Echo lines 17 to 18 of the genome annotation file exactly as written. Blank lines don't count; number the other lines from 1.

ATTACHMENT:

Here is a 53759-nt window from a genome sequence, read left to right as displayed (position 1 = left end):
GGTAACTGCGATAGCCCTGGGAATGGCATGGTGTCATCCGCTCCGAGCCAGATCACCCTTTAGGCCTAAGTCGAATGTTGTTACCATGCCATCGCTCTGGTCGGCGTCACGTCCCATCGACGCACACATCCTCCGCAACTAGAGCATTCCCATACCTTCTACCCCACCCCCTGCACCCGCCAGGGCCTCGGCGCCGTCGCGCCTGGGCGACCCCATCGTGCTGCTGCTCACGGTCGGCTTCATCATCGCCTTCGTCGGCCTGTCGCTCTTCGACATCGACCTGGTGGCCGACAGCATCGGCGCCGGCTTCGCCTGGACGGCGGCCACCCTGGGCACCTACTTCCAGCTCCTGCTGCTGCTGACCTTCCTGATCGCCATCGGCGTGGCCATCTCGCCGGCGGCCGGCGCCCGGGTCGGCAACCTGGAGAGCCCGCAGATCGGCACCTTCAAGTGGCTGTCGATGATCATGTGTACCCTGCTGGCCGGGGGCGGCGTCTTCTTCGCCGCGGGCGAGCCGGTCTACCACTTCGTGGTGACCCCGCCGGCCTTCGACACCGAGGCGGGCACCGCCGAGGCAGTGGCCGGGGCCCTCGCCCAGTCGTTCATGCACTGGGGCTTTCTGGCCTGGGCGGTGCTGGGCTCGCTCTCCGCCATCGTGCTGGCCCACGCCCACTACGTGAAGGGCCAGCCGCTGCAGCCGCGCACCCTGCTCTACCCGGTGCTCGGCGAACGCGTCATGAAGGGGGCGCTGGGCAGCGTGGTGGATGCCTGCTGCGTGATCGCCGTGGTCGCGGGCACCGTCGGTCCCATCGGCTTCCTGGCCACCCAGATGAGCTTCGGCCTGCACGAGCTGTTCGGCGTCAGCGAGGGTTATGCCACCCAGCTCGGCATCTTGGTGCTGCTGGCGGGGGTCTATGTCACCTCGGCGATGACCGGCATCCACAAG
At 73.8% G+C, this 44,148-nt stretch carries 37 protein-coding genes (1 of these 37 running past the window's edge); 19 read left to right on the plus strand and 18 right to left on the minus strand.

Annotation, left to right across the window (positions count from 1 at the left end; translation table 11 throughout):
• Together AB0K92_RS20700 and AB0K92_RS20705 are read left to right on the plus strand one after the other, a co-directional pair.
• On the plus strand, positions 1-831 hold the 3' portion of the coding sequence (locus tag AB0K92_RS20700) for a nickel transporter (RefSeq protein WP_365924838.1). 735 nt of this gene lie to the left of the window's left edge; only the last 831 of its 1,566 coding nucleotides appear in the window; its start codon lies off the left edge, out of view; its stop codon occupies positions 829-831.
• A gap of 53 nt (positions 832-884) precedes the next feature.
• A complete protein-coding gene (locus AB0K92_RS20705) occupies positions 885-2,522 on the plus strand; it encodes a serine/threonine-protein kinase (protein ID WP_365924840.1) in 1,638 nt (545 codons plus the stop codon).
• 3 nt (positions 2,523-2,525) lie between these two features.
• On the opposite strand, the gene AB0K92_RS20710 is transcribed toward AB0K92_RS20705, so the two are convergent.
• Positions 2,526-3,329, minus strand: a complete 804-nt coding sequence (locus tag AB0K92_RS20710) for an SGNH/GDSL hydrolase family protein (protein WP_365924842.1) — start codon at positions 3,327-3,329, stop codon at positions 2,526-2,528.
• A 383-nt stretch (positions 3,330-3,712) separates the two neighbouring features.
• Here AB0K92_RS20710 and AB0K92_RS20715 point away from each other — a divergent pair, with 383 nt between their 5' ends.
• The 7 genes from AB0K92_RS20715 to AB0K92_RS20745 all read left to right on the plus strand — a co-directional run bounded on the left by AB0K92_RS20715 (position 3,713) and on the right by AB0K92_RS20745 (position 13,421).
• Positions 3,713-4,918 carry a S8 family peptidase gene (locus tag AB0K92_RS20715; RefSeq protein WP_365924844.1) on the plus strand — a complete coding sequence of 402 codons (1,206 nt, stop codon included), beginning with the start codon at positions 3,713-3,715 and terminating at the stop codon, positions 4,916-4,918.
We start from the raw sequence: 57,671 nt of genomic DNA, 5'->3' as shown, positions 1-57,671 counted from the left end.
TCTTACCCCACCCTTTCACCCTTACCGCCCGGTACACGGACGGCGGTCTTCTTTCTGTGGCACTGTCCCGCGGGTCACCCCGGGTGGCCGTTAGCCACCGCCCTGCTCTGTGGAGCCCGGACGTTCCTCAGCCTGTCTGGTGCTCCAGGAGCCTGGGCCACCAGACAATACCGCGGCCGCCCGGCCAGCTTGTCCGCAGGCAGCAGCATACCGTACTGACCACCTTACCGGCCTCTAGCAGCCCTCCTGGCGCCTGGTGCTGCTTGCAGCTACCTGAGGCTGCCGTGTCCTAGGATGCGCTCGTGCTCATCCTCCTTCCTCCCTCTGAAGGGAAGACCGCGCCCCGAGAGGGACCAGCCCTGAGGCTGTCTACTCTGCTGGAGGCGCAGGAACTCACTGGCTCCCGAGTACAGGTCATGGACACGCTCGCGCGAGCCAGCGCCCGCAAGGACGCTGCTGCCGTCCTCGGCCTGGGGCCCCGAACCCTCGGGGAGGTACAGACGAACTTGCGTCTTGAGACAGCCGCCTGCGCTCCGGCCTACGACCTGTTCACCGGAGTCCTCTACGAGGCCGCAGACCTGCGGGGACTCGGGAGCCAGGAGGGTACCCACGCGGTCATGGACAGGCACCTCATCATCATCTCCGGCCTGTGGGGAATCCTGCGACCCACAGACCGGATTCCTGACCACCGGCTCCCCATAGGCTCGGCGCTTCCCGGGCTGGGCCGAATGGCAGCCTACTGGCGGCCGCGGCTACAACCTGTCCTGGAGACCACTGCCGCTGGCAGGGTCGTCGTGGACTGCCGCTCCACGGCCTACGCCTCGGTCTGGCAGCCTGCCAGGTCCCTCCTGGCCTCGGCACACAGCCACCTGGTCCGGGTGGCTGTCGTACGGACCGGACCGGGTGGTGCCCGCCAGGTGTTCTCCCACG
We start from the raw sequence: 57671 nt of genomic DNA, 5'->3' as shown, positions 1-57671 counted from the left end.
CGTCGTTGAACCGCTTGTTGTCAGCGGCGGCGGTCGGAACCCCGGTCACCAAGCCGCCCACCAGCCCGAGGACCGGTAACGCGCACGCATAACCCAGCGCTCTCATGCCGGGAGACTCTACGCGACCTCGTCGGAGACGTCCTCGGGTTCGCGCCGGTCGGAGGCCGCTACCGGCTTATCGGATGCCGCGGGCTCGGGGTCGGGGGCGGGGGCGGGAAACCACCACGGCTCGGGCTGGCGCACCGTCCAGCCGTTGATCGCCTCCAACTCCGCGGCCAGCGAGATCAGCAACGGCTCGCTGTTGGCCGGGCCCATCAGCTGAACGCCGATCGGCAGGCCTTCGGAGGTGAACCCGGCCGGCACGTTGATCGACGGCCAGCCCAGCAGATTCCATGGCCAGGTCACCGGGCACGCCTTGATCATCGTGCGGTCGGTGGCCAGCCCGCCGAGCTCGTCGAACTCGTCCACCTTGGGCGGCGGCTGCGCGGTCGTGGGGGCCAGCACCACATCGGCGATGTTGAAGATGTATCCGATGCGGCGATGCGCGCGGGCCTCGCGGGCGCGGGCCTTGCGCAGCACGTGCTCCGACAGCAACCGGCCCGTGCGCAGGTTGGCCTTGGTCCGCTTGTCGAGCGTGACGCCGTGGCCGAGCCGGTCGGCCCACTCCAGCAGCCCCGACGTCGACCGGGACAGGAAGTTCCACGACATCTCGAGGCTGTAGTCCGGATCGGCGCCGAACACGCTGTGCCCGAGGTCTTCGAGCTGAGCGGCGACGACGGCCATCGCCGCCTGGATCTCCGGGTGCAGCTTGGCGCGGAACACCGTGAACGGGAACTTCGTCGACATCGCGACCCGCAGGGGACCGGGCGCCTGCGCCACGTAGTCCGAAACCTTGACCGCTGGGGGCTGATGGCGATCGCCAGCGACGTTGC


TCTTACCCCACCCTTTCACCCTTACCGCCCGGTACACGGACGGCGGTCTTCTTTCTGTGGCACTGTCCCGCGGGTCACCCCGGGTGGCCGTTAGCCACCGCCCTGCTCTGTGGAGCCCGGACGTTCCTCAGCCTGTCTGGTGCTCCAGGAGCCTGGGCCACCAGACAATACCGCGGCCGCCCGGCCAGCTTGTCCGCAGGCAGCAGCATACCGTACTGACCACCTTACCGGCCTCTAGCAGCCCTCCTGGCGCCTGGTGCTGCTTGCAGCTACCTGAGGCTGCCGTGTCCTAGGATGCGCTCGTGCTCATCCTCCTTCCTCCCTCTGAAGGGAAGACCGCGCCCCGAGAGGGACCAGCCCTGAGGCTGTCTACTCTGCTGGAGGCGCAGGAACTCACTGGCTCCCGAGTACAGGTCATGGACACGCTCGCGCGAGCCAGCGCCCGCAAGGACGCTGCTGCCGTCCTCGGCCTGGGGCCCCGAACCCTCGGGGAGGTACAGACGAACTTGCGTCTTGAGACAGCCGCCTGCGCTCCGGCCTACGACCTGTTCACCGGAGTCCTCTACGAGGCCGCAGACCTGCGGGGACTCGGGAGCCAGGAGGGTACCCACGCGGTCATGGACAGGCACCTCATCATCATCTCCGGCCTGTGGGGAATCCTGCGACCCACAGACCGGATTCCTGACCACCGGCTCCCCATAGGCTCGGCGCTTCCCGGGCTGGGCCGAATGGCAGCCTACTGGCGGCCGCGGCTACAACCTGTCCTGGAGACCACTGCCGCTGGCAGGGTCGTCGTGGACTGCCGCTCCACGGCCTACGCCTCGGTCTGGCAGCCTGCCAGGTCCCTCCTGGCCTCGGCACACAGCCACCTGGTCCGGGTGGCTGTCGTACGGACCGGACCGGGTGGTGCCCGCCAGGTGTTCTCCCACG
We start from the raw sequence: 57671 nt of genomic DNA, 5'->3' as shown, positions 1-57671 counted from the left end.